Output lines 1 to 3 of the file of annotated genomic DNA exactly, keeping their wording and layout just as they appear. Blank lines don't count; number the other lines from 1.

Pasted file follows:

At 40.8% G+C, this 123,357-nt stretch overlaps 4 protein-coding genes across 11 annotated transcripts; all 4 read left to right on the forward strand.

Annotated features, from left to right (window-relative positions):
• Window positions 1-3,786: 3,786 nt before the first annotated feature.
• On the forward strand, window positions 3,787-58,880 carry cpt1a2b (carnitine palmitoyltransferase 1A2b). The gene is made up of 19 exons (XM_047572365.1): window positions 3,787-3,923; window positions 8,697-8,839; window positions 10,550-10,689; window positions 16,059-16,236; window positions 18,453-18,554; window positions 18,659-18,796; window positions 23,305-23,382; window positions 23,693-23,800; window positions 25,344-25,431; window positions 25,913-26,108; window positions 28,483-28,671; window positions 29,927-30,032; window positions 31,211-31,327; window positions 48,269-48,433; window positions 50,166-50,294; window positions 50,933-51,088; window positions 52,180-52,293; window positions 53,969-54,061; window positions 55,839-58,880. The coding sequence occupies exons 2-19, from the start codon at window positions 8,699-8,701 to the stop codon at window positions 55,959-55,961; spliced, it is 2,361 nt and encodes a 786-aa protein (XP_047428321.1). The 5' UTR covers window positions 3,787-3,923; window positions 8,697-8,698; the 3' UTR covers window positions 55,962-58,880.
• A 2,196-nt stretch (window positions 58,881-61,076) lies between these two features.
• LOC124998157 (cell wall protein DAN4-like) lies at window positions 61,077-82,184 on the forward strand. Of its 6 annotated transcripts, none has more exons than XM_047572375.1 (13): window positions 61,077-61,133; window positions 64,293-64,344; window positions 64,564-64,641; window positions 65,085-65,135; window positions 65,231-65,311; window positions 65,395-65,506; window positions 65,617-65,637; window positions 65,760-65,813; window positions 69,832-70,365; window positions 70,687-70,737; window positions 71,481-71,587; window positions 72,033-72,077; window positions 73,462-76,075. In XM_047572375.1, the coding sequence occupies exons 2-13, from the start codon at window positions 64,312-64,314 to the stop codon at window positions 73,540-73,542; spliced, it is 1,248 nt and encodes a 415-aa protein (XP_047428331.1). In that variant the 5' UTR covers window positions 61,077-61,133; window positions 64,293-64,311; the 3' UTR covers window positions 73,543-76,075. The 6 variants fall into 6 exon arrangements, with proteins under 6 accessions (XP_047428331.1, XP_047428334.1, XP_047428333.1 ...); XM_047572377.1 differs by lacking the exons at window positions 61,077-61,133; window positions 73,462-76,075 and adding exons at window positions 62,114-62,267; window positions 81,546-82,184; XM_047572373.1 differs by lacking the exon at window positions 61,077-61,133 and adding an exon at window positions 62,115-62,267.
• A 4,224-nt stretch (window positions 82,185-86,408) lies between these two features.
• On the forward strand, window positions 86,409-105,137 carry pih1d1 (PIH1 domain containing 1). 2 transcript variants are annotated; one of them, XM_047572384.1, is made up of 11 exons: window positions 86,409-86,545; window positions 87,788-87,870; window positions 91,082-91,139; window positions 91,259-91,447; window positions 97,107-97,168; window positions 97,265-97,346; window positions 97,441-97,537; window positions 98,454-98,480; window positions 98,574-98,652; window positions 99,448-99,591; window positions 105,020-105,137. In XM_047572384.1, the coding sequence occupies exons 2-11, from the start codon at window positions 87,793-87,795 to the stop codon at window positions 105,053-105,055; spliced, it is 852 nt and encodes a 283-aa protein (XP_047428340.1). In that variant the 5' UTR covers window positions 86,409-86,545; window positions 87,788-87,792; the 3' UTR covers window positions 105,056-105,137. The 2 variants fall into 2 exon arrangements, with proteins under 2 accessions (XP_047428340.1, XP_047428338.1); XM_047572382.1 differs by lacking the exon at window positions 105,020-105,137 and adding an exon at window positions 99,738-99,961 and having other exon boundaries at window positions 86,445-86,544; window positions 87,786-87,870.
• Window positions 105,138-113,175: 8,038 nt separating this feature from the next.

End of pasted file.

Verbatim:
At 40.8% G+C, this 123,357-nt stretch overlaps 4 protein-coding genes across 11 annotated transcripts; all 4 read left to right on the forward strand.

Annotated features, from left to right (window-relative positions):
• Window positions 1-3,786: 3,786 nt before the first annotated feature.